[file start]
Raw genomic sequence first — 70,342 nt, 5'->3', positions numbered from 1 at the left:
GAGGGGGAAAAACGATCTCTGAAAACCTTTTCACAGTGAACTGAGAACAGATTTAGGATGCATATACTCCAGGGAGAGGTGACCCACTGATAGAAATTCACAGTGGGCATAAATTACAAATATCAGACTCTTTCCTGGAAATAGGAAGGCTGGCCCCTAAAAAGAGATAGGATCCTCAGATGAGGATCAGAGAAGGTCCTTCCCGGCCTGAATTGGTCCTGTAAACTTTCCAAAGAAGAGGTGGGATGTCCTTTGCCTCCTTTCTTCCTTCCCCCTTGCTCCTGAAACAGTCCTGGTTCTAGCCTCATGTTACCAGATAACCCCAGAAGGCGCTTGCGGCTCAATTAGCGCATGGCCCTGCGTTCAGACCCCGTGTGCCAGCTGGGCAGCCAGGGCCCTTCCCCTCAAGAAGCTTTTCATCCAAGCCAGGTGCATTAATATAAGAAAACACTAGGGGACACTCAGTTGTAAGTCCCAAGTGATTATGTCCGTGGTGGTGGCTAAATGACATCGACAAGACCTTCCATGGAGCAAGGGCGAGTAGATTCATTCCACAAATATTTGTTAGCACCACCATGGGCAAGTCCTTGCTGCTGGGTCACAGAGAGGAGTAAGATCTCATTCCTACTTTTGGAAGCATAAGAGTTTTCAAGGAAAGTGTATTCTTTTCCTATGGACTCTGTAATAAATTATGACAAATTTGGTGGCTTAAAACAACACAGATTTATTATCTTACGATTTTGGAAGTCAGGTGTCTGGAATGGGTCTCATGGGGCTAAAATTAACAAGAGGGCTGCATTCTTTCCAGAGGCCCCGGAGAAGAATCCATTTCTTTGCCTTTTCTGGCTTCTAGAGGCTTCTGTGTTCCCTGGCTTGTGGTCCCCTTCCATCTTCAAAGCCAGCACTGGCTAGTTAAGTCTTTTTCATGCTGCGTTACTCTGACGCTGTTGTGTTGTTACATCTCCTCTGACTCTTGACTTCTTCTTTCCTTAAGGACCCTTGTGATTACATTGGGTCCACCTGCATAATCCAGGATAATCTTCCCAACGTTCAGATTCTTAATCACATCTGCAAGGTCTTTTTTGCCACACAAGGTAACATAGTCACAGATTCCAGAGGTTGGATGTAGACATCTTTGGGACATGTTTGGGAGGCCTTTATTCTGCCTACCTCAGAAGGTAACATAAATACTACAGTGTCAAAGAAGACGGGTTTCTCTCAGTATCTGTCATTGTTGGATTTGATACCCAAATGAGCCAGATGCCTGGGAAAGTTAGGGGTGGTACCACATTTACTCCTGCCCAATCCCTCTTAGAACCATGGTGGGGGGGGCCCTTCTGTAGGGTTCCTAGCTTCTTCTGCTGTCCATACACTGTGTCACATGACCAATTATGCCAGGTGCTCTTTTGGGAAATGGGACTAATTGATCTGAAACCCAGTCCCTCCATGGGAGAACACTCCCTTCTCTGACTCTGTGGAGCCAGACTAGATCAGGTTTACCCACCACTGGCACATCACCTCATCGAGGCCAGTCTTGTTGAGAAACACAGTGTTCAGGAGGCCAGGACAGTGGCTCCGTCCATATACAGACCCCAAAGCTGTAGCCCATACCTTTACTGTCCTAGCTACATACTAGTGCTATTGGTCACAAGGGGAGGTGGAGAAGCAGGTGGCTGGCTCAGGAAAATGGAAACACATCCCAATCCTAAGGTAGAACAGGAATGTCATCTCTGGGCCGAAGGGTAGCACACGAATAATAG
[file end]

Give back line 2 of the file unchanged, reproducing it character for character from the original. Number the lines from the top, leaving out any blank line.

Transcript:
GAGGGGGAAAAACGATCTCTGAAAACCTTTTCACAGTGAACTGAGAACAGATTTAGGATGCATATACTCCAGGGAGAGGTGACCCACTGATAGAAATTCACAGTGGGCATAAATTACAAATATCAGACTCTTTCCTGGAAATAGGAAGGCTGGCCCCTAAAAAGAGATAGGATCCTCAGATGAGGATCAGAGAAGGTCCTTCCCGGCCTGAATTGGTCCTGTAAACTTTCCAAAGAAGAGGTGGGATGTCCTTTGCCTCCTTTCTTCCTTCCCCCTTGCTCCTGAAACAGTCCTGGTTCTAGCCTCATGTTACCAGATAACCCCAGAAGGCGCTTGCGGCTCAATTAGCGCATGGCCCTGCGTTCAGACCCCGTGTGCCAGCTGGGCAGCCAGGGCCCTTCCCCTCAAGAAGCTTTTCATCCAAGCCAGGTGCATTAATATAAGAAAACACTAGGGGACACTCAGTTGTAAGTCCCAAGTGATTATGTCCGTGGTGGTGGCTAAATGACATCGACAAGACCTTCCATGGAGCAAGGGCGAGTAGATTCATTCCACAAATATTTGTTAGCACCACCATGGGCAAGTCCTTGCTGCTGGGTCACAGAGAGGAGTAAGATCTCATTCCTACTTTTGGAAGCATAAGAGTTTTCAAGGAAAGTGTATTCTTTTCCTATGGACTCTGTAATAAATTATGACAAATTTGGTGGCTTAAAACAACACAGATTTATTATCTTACGATTTTGGAAGTCAGGTGTCTGGAATGGGTCTCATGGGGCTAAAATTAACAAGAGGGCTGCATTCTTTCCAGAGGCCCCGGAGAAGAATCCATTTCTTTGCCTTTTCTGGCTTCTAGAGGCTTCTGTGTTCCCTGGCTTGTGGTCCCCTTCCATCTTCAAAGCCAGCACTGGCTAGTTAAGTCTTTTTCATGCTGCGTTACTCTGACGCTGTTGTGTTGTTACATCTCCTCTGACTCTTGACTTCTTCTTTCCTTAAGGACCCTTGTGATTACATTGGGTCCACCTGCATAATCCAGGATAATCTTCCCAACGTTCAGATTCTTAATCACATCTGCAAGGTCTTTTTTGCCACACAAGGTAACATAGTCACAGATTCCAGAGGTTGGATGTAGACATCTTTGGGACATGTTTGGGAGGCCTTTATTCTGCCTACCTCAGAAGGTAACATAAATACTACAGTGTCAAAGAAGACGGGTTTCTCTCAGTATCTGTCATTGTTGGATTTGATACCCAAATGAGCCAGATGCCTGGGAAAGTTAGGGGTGGTACCACATTTACTCCTGCCCAATCCCTCTTAGAACCATGGTGGGGGGGGCCCTTCTGTAGGGTTCCTAGCTTCTTCTGCTGTCCATACACTGTGTCACATGACCAATTATGCCAGGTGCTCTTTTGGGAAATGGGACTAATTGATCTGAAACCCAGTCCCTCCATGGGAGAACACTCCCTTCTCTGACTCTGTGGAGCCAGACTAGATCAGGTTTACCCACCACTGGCACATCACCTCATCGAGGCCAGTCTTGTTGAGAAACACAGTGTTCAGGAGGCCAGGACAGTGGCTCCGTCCATATACAGACCCCAAAGCTGTAGCCCATACCTTTACTGTCCTAGCTACATACTAGTGCTATTGGTCACAAGGGGAGGTGGAGAAGCAGGTGGCTGGCTCAGGAAAATGGAAACACATCCCAATCCTAAGGTAGAACAGGAATGTCATCTCTGGGCCGAAGGGTAGCACACGAATAATAG